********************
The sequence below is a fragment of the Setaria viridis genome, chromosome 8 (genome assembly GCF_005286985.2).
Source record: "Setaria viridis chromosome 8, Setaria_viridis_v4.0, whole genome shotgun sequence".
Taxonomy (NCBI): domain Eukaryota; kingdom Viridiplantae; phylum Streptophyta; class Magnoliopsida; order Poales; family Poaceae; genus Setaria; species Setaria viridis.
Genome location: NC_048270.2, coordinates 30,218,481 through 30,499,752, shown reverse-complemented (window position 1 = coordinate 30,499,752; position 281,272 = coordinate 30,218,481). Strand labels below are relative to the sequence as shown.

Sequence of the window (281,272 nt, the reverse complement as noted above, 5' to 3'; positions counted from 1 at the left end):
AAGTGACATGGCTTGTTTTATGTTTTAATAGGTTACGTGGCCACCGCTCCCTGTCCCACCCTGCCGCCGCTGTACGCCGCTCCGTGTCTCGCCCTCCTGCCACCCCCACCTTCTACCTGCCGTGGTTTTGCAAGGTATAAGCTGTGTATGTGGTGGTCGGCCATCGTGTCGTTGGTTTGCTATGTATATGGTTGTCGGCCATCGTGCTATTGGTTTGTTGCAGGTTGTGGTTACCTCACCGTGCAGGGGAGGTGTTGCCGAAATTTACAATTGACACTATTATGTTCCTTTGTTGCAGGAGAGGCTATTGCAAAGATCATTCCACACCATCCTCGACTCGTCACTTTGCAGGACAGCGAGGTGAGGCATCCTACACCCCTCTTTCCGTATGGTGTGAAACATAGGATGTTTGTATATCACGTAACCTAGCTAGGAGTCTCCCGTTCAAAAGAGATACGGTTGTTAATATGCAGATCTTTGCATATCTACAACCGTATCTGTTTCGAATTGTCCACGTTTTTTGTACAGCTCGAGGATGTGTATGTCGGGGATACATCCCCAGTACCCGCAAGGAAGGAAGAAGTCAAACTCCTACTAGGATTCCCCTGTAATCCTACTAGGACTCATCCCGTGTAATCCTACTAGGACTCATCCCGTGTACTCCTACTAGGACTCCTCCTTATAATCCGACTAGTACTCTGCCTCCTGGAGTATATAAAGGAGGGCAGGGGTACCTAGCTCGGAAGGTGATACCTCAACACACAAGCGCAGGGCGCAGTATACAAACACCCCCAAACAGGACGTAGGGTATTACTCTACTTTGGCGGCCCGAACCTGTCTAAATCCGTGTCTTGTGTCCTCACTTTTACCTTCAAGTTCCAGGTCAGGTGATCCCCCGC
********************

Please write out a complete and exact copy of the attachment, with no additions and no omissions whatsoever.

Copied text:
The sequence below is a fragment of the Setaria viridis genome, chromosome 8 (genome assembly GCF_005286985.2).
Source record: "Setaria viridis chromosome 8, Setaria_viridis_v4.0, whole genome shotgun sequence".
Taxonomy (NCBI): domain Eukaryota; kingdom Viridiplantae; phylum Streptophyta; class Magnoliopsida; order Poales; family Poaceae; genus Setaria; species Setaria viridis.
Genome location: NC_048270.2, coordinates 30,218,481 through 30,499,752, shown reverse-complemented (window position 1 = coordinate 30,499,752; position 281,272 = coordinate 30,218,481). Strand labels below are relative to the sequence as shown.

Sequence of the window (281,272 nt, the reverse complement as noted above, 5' to 3'; positions counted from 1 at the left end):
AAGTGACATGGCTTGTTTTATGTTTTAATAGGTTACGTGGCCACCGCTCCCTGTCCCACCCTGCCGCCGCTGTACGCCGCTCCGTGTCTCGCCCTCCTGCCACCCCCACCTTCTACCTGCCGTGGTTTTGCAAGGTATAAGCTGTGTATGTGGTGGTCGGCCATCGTGTCGTTGGTTTGCTATGTATATGGTTGTCGGCCATCGTGCTATTGGTTTGTTGCAGGTTGTGGTTACCTCACCGTGCAGGGGAGGTGTTGCCGAAATTTACAATTGACACTATTATGTTCCTTTGTTGCAGGAGAGGCTATTGCAAAGATCATTCCACACCATCCTCGACTCGTCACTTTGCAGGACAGCGAGGTGAGGCATCCTACACCCCTCTTTCCGTATGGTGTGAAACATAGGATGTTTGTATATCACGTAACCTAGCTAGGAGTCTCCCGTTCAAAAGAGATACGGTTGTTAATATGCAGATCTTTGCATATCTACAACCGTATCTGTTTCGAATTGTCCACGTTTTTTGTACAGCTCGAGGATGTGTATGTCGGGGATACATCCCCAGTACCCGCAAGGAAGGAAGAAGTCAAACTCCTACTAGGATTCCCCTGTAATCCTACTAGGACTCATCCCGTGTAATCCTACTAGGACTCATCCCGTGTACTCCTACTAGGACTCCTCCTTATAATCCGACTAGTACTCTGCCTCCTGGAGTATATAAAGGAGGGCAGGGGTACCTAGCTCGGAAGGTGATACCTCAACACACAAGCGCAGGGCGCAGTATACAAACACCCCCAAACAGGACGTAGGGTATTACTCTACTTTGGCGGCCCGAACCTGTCTAAATCCGTGTCTTGTGTCCTCACTTTTACCTTCAAGTTCCAGGTCAGGTGATCCCCCGC